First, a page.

‘Busu ni Naranai Tetsugaku’: Bait & Switch

The only release that included all of H!P’s current members since 2004’s ‘All for One & One for All’, ‘Busu ni Naranai Tetsugaku’ showcases the full cast of the new generation. When announced, it was a pretty exciting prospect considering that H!P’s releases in the past quarter were better than it’s been in years. But while ‘Tetsugaku’ succeeds in some ways, it falls back into some old habits.

One thing that drove me mad about H!P song releases in the past was the old ‘bait & switch’. There have been so many songs that started out with wildly different and exciting instrumentals which were immediately followed by an all-too-familiar bland tune that deflated all the anticipation and hype. Like a car lemon in a shiny new coat of paint, you know as soon as you start driving it that you’ve been taken for a fool. And while I wouldn’t call this song a lemon, it felt like going into a sportscar and finding out that it was really a Corolla.

The instrumental intro starts off on a high. It sounds fast, attractive and grand—a near-perfect start. But as soon as it ended and the melody began, I was reminded all too soon of Tsunku’s musical comfort zone. The musical breaks always drew me back in and the chorus sounded great, but the rest was largely stuck in mediocrity.

I admit that if this was a Berryz release (and you know it sounds like one) I would be pretty happy about it, so this song definitely isn’t a dud by any means. But for a giant collaboration such as this, I did place my expectations higher. There were multiple sections that sounded rehashed, and the completely underwhelming musical bridge was difficult to ignore. Despite that, the strictly vocal aspect of ‘Tetsugaku’ was successful, as the pairing of various members throughout the different groups made for a unique experience.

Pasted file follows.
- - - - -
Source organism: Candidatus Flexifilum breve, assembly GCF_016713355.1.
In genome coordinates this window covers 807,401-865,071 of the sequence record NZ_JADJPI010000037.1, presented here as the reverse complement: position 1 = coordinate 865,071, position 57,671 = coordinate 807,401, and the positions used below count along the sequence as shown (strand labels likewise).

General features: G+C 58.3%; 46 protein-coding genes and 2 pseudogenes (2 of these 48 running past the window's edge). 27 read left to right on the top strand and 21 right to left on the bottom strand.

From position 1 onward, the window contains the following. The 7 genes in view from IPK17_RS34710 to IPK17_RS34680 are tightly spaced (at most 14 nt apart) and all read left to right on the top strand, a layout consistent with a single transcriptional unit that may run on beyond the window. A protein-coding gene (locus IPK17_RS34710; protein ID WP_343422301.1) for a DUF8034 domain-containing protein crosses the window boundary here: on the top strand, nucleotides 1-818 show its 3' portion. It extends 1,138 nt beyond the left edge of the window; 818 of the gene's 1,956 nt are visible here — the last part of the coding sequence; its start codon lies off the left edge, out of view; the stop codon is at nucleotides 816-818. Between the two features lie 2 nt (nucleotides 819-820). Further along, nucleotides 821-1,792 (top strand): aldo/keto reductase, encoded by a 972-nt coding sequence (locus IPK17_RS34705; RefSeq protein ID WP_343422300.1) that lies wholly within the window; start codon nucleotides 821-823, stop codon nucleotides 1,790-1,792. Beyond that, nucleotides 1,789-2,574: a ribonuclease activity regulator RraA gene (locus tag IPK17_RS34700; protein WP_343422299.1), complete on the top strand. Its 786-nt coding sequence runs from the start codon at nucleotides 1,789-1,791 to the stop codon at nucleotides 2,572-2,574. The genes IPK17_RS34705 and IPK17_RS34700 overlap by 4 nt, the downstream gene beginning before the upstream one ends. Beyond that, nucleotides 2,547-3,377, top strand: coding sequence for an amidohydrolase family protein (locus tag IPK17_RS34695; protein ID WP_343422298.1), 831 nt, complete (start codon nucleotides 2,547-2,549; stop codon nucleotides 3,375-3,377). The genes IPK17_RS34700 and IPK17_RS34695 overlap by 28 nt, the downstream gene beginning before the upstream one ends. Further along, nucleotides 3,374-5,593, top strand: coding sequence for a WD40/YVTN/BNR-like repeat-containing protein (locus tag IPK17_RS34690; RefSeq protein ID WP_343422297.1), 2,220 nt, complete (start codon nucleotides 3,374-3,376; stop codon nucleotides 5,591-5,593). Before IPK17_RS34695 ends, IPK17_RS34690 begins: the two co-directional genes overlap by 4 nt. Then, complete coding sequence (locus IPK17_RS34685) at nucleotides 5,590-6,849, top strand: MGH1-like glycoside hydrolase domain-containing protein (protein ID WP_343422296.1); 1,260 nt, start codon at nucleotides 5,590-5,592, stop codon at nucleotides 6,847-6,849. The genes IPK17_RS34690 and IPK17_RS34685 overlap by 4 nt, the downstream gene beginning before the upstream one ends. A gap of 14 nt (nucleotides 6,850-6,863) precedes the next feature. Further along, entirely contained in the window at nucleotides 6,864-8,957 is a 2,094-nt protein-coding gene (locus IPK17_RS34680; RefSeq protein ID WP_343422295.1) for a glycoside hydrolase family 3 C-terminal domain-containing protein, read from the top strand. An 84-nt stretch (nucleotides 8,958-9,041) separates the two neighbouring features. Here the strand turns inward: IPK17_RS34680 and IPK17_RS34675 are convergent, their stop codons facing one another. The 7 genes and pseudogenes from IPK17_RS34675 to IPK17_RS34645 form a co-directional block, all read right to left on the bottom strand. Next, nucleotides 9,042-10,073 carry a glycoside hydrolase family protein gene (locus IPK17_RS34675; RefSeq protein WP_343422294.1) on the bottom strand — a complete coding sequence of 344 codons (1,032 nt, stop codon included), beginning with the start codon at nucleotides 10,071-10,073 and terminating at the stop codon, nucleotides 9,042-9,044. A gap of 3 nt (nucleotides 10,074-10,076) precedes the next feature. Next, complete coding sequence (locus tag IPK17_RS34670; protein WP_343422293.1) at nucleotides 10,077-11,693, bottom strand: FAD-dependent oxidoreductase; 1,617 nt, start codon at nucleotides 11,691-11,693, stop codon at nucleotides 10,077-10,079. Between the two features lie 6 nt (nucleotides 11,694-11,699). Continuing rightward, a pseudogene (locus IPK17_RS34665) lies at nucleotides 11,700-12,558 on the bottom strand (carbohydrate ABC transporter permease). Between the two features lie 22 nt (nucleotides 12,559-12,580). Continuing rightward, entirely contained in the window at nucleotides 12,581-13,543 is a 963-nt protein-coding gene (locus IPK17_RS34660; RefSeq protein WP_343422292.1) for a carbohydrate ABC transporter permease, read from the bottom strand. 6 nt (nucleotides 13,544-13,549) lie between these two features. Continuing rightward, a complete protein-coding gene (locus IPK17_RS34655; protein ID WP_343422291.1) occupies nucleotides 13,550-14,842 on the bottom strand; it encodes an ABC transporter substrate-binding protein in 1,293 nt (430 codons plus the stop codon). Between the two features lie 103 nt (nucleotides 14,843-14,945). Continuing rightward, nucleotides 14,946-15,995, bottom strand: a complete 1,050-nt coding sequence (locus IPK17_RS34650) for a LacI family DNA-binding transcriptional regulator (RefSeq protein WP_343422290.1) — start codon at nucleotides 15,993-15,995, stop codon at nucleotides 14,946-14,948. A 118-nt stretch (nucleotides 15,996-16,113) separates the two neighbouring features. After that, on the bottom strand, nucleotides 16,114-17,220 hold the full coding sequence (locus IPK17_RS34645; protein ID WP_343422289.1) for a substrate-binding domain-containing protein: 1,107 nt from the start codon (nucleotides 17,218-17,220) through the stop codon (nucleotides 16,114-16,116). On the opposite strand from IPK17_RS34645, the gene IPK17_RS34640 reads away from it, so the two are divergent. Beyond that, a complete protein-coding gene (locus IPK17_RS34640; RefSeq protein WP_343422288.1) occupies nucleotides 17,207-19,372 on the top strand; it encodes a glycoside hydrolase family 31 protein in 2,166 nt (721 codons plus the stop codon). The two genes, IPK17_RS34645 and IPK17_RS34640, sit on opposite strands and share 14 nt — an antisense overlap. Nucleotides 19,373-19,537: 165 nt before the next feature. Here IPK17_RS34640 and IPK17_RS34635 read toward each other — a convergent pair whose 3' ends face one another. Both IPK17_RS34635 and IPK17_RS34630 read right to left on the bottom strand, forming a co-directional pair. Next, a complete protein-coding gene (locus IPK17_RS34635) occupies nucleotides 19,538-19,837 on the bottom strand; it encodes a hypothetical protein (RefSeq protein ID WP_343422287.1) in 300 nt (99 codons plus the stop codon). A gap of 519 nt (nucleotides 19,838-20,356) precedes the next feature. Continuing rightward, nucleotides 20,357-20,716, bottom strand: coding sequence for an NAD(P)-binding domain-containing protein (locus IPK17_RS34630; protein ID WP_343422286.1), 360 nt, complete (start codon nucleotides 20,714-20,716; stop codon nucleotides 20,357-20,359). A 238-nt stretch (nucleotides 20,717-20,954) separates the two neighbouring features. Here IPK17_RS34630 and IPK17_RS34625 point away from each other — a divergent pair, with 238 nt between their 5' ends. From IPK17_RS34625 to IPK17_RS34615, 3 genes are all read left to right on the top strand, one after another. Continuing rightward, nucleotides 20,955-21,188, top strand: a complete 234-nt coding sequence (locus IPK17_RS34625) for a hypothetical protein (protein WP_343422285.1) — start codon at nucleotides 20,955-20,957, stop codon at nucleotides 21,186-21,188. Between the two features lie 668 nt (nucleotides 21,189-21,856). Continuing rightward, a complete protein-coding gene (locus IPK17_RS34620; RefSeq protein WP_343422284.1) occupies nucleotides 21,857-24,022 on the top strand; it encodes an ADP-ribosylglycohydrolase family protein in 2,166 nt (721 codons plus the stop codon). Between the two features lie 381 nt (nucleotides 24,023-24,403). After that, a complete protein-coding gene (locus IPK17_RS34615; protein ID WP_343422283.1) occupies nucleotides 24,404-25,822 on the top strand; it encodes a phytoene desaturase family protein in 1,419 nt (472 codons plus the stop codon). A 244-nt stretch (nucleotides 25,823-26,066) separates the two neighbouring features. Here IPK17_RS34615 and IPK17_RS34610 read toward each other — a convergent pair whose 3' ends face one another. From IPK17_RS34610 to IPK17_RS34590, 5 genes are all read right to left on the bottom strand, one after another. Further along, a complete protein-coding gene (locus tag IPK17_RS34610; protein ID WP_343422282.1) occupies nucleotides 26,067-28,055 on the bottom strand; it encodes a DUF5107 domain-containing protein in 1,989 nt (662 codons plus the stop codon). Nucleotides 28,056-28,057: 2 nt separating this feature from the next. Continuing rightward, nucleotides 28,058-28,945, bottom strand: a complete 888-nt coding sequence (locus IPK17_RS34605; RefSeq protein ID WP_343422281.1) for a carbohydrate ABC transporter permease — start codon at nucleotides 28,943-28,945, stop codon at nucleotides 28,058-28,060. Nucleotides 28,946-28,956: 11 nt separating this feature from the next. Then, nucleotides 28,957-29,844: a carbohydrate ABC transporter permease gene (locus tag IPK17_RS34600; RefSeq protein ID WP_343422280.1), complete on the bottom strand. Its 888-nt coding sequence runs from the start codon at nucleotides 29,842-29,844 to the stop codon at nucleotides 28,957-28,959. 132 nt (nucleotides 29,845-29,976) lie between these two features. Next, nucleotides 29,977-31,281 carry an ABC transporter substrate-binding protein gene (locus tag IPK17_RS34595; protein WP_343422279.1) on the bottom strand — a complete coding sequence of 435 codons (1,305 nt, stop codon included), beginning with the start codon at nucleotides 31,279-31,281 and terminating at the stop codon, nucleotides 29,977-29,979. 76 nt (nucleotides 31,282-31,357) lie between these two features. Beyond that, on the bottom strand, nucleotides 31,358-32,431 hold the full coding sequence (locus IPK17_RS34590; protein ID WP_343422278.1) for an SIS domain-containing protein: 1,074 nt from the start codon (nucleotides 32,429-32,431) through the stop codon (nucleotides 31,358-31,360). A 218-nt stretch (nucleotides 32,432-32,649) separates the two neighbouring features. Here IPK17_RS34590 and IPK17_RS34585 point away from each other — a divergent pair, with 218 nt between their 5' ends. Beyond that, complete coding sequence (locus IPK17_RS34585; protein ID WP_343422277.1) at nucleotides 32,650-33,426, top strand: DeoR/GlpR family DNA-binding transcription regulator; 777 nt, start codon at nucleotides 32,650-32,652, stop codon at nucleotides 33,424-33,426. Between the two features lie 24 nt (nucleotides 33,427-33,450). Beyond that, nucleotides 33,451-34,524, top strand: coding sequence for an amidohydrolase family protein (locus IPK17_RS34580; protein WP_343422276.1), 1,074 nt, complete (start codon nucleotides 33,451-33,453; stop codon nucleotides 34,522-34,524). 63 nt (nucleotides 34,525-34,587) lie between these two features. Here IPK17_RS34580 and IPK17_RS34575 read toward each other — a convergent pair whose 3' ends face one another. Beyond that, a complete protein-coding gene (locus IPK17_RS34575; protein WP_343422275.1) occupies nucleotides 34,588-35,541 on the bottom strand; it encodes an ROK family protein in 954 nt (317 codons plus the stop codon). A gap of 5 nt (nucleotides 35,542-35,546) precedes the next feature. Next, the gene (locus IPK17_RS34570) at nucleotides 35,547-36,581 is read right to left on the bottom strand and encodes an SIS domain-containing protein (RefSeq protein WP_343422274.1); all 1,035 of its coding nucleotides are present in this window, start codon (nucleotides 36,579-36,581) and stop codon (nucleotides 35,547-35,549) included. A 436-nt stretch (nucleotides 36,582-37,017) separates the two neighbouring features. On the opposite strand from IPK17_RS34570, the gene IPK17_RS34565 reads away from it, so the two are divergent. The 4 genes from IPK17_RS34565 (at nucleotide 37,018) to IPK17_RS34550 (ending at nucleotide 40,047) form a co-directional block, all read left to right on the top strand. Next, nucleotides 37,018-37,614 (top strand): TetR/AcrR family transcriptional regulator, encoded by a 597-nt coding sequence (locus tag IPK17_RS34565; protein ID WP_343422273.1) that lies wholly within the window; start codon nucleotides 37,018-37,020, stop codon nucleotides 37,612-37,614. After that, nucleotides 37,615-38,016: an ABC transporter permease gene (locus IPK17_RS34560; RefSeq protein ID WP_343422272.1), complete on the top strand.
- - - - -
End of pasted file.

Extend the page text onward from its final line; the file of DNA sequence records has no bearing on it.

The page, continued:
The PV largely mirrors how I felt about the song. I loved the initial rush of bold dance moves in the beginning, but it quickly slid back into something rather old-hat. When the camera isn’t statically pointed at the girls dancing around, it’s the girls statically posing while the camera circles around. And let’s not forget the mandatory close up shots with seizure-inducing sparkles to fill the black void they smartly chose as the background.

They pull various ideas from previous H!P PVs, but it seems like they just happened to choose the most overused ones. Much like the song, the most interesting element it had to offer was seeing the different combination of members you wouldn’t normally see together. Aside from the intro and a few nice moments, the choreography is also rehash largely repetitive. The costumes were either too voluminously cumbersome or too garish, and both are outfits that I feel like I’ve seen one too many times.

For me personally, the best part of the PV was Sayashi Riho. While she’s not my favorite Morning Musume member or even my favorite 9th generation member, she was a stand-out and knocked it out of the park. Starting off front and center, she finally stood out as the strong, charismatic powerhouse I knew she could be. From beginning to end, Sayashi showed a level of confidence here that I felt was absent in her past PV appearances, and it gives me confidence that she is a great choice as a central figure.

What I thought could have been grand proved itself to be a mere novelty, and I’m coming to terms with that. ‘Tetsugaku’ is one part new and two parts deja-vu, but it’s enough to keep me listening.



‘Busu ni Naranai Tetsugaku’
Hello! Project Mobekimasu
Releases November 16th, 2011


About Dae Lee

-Dae, aka Mizu -Writer, broadcaster, and podcaster on New School Kaidan

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